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Virgin Tower at Devín Castle 50 Halierov Slovak Republic Authentic Coin Money for Jewelry and Craft Making

Virgin Tower at Devín Castle 50 Halierov Slovak Republic Authentic Coin Money for Jewelry and Craft Making

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Virgin Tower at Devín Castle 50 Halierov Slovak Republic Authentic Coin Charm for Jewelry and Craft Making

Obverse: Slovak shield, year of mintage and the mintmark
Translation: Slovak Republic

Reverse: Virgin Tower or Maiden Tower of Devín Castle: Separated from the main castle, Virgin Tower balances perilously on a lone rock and has spawned countless legends concerning imprisoned lovelorn daughters leaping to their deaths.
Lettering: 50 h
Translation: 50 halierov

Issuer Slovakia
Period Republic (1993-date)
Type Standard circulation coin
Years 1996-2008
Value 50 Halierov (0.50 SKK)
Currency Koruna (1993-2008)
Composition Copper plated steel
Weight 2.8 g
Diameter 18.75 mm
Thickness 1.60 mm
Shape Round
Technique Milled
Orientation Medal alignment ↑↑
Demonetized 31 December 2008
Number N# 2489
References KM# 35, Schön# 14

It is said that Knight Mikuláš, the monarch of Devín castle went as far as Carinthia to find a bride. He fell in love with the virgin Margaret the daughter of a rich family. Her father politely refused him the hand of his daughter, but the knight kidnapped Margaret. The virgin Margaret didn't resist much, because she liked Mikuláš. Upon arrival, she also liked his beautiful castle.

Later, Margaret's uncle Rafael, the Abbot of Isenburg, came to the castle in order to set her free. His soldiers caught Margaret and they brouht her home to Carinthia. Mikuláš ran after them and won his bride back after a short fight. Back to the castle, they started to prepare the wedding.

But just after the ceremony, the Abbot Rafael cheated the guards and assaulted the castle. But The Carinthians outnumbered the warriors defending Devín Castle and compelled Mikuláš to retreat to the slim tower above the confluence of the Danube and Morava, where he was killed.

His young bride jumped into the Danube out of sorrow. The muddy water of the river buried the virgin Margaret on her wedding day and since then the tower on the rock has been called the Virgin Tower.

Devín Castle (Slovak: hrad Devín [ˈɦɾad ˈɟɛʋiːn][1] or Devínsky hrad [ˈɟɛʋiːnski ˈɦɾat], Hungarian: Dévényi vár, German: Burg Theben) is a castle in Devín, which is a borough of Bratislava, the capital of Slovakia.

The site has been settled since the Neolithic Age and fortified since the Bronze and Iron Age and later by Celts and Romans.

The cliff (elevation 212 meters) is an ideal place for a fort due to its position at the confluence of the Danube and Morava rivers. The fort watches over an important trade route along the Danube as well as one branch of the Amber Road.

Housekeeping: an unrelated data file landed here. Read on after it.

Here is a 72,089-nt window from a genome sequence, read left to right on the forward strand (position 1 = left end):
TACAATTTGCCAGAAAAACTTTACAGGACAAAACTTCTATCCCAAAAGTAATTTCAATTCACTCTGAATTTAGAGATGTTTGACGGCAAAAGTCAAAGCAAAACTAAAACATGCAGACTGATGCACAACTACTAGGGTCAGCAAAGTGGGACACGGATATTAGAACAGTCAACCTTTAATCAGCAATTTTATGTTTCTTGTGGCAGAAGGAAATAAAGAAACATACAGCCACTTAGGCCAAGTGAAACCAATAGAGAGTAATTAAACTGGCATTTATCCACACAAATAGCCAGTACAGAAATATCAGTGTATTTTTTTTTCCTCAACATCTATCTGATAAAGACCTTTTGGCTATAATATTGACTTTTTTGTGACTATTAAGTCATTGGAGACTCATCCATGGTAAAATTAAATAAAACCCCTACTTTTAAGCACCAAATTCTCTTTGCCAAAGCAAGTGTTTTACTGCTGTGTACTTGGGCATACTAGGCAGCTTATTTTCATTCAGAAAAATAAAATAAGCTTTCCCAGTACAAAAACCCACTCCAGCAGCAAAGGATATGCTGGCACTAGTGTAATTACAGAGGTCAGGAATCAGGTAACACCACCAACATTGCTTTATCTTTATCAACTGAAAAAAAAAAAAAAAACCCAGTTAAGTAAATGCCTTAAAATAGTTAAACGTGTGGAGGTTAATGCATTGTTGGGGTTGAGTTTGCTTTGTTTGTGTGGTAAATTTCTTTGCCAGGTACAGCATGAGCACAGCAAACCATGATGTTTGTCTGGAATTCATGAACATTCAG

The castle stands just inside Slovak territory on the frontier between Slovakia and Austria. The border runs from west to east along the Morava River and subsequently the Danube. Prior to 1989, the Iron Curtain between the Eastern Bloc and the West ran just in front of the castle. Although the castle was open to the public, the area surrounding it constituted a restricted military zone, and was heavily fortified with watchtowers and barbed wire. After the Velvet Revolution the area was demilitarised.

The most photographed part of the castle is the tiny watchtower, known as the Maiden Tower. Separated from the main castle, it balances perilously on a lone rock and has spawned countless legends concerning imprisoned lovelorn daughters leaping to their deaths.

Inside the castle is a sprawling landscape of walls, staircases, open courtyards and gardens in various states of disrepair. A restoration project is ongoing since the end of World War II.

The name of the castle is probably derived from the old Indo-European/Proto-Slavic stem deiv- with apophony doiv- related to light and visual perception. Devín, Divín, Devinka, Divino, Dzivín and similar Slavic names can be interpreted as watchtowers or observation points. The same root related to vision can be found also in the word div (evil spirit) thus meaning "the place of evil spirits". The Annales Fuldenses explained the name from the Slavic word deva—a girl ("Dowina, id est puella"). In this case, "devin grad" means "castle of the girl" (according to a linguist Šimon Ondruš, this etymology is less likely).